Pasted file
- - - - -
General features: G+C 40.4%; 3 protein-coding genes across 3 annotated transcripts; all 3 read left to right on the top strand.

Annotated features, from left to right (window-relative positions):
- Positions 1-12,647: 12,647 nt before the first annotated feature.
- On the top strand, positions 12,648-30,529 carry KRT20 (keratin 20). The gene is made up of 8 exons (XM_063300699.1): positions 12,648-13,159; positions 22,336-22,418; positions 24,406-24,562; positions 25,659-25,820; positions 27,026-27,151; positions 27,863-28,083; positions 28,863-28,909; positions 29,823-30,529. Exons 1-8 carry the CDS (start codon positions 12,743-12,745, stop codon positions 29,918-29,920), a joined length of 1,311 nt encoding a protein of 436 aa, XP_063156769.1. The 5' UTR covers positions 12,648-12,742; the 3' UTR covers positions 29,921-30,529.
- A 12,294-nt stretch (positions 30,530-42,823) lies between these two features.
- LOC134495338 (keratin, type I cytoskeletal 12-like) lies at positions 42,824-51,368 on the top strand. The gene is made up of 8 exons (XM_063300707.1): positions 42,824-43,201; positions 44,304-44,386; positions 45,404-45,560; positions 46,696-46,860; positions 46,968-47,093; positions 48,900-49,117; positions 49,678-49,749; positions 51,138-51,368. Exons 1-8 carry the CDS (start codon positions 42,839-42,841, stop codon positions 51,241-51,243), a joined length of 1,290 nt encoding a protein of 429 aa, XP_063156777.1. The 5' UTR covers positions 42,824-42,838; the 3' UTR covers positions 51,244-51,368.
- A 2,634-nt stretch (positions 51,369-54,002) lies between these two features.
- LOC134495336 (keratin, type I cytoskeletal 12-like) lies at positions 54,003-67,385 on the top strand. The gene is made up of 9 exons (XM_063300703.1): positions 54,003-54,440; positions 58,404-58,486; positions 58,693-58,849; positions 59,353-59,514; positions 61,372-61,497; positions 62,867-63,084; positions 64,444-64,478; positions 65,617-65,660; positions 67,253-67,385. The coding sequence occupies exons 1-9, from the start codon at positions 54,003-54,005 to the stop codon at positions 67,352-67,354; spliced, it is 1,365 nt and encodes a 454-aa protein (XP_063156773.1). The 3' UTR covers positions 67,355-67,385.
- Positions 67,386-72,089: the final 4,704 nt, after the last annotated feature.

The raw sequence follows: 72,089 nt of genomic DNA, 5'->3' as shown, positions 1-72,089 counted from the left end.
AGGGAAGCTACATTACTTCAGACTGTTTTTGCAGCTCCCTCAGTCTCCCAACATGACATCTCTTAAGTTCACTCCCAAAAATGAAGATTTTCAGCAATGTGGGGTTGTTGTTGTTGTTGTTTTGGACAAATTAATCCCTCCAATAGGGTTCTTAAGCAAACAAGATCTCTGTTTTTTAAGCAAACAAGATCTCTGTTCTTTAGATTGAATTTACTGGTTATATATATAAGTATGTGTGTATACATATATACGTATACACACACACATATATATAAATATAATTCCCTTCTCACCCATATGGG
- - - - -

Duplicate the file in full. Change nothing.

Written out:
General features: G+C 40.4%; 3 protein-coding genes across 3 annotated transcripts; all 3 read left to right on the top strand.

Annotated features, from left to right (window-relative positions):
- Positions 1-12,647: 12,647 nt before the first annotated feature.
- On the top strand, positions 12,648-30,529 carry KRT20 (keratin 20). The gene is made up of 8 exons (XM_063300699.1): positions 12,648-13,159; positions 22,336-22,418; positions 24,406-24,562; positions 25,659-25,820; positions 27,026-27,151; positions 27,863-28,083; positions 28,863-28,909; positions 29,823-30,529. Exons 1-8 carry the CDS (start codon positions 12,743-12,745, stop codon positions 29,918-29,920), a joined length of 1,311 nt encoding a protein of 436 aa, XP_063156769.1. The 5' UTR covers positions 12,648-12,742; the 3' UTR covers positions 29,921-30,529.
- A 12,294-nt stretch (positions 30,530-42,823) lies between these two features.
- LOC134495338 (keratin, type I cytoskeletal 12-like) lies at positions 42,824-51,368 on the top strand. The gene is made up of 8 exons (XM_063300707.1): positions 42,824-43,201; positions 44,304-44,386; positions 45,404-45,560; positions 46,696-46,860; positions 46,968-47,093; positions 48,900-49,117; positions 49,678-49,749; positions 51,138-51,368. Exons 1-8 carry the CDS (start codon positions 42,839-42,841, stop codon positions 51,241-51,243), a joined length of 1,290 nt encoding a protein of 429 aa, XP_063156777.1. The 5' UTR covers positions 42,824-42,838; the 3' UTR covers positions 51,244-51,368.
- A 2,634-nt stretch (positions 51,369-54,002) lies between these two features.
- LOC134495336 (keratin, type I cytoskeletal 12-like) lies at positions 54,003-67,385 on the top strand. The gene is made up of 9 exons (XM_063300703.1): positions 54,003-54,440; positions 58,404-58,486; positions 58,693-58,849; positions 59,353-59,514; positions 61,372-61,497; positions 62,867-63,084; positions 64,444-64,478; positions 65,617-65,660; positions 67,253-67,385. The coding sequence occupies exons 1-9, from the start codon at positions 54,003-54,005 to the stop codon at positions 67,352-67,354; spliced, it is 1,365 nt and encodes a 454-aa protein (XP_063156773.1). The 3' UTR covers positions 67,355-67,385.
- Positions 67,386-72,089: the final 4,704 nt, after the last annotated feature.

The raw sequence follows: 72,089 nt of genomic DNA, 5'->3' as shown, positions 1-72,089 counted from the left end.
AGGGAAGCTACATTACTTCAGACTGTTTTTGCAGCTCCCTCAGTCTCCCAACATGACATCTCTTAAGTTCACTCCCAAAAATGAAGATTTTCAGCAATGTGGGGTTGTTGTTGTTGTTGTTTTGGACAAATTAATCCCTCCAATAGGGTTCTTAAGCAAACAAGATCTCTGTTTTTTAAGCAAACAAGATCTCTGTTCTTTAGATTGAATTTACTGGTTATATATATAAGTATGTGTGTATACATATATACGTATACACACACACATATATATAAATATAATTCCCTTCTCACCCATATGGG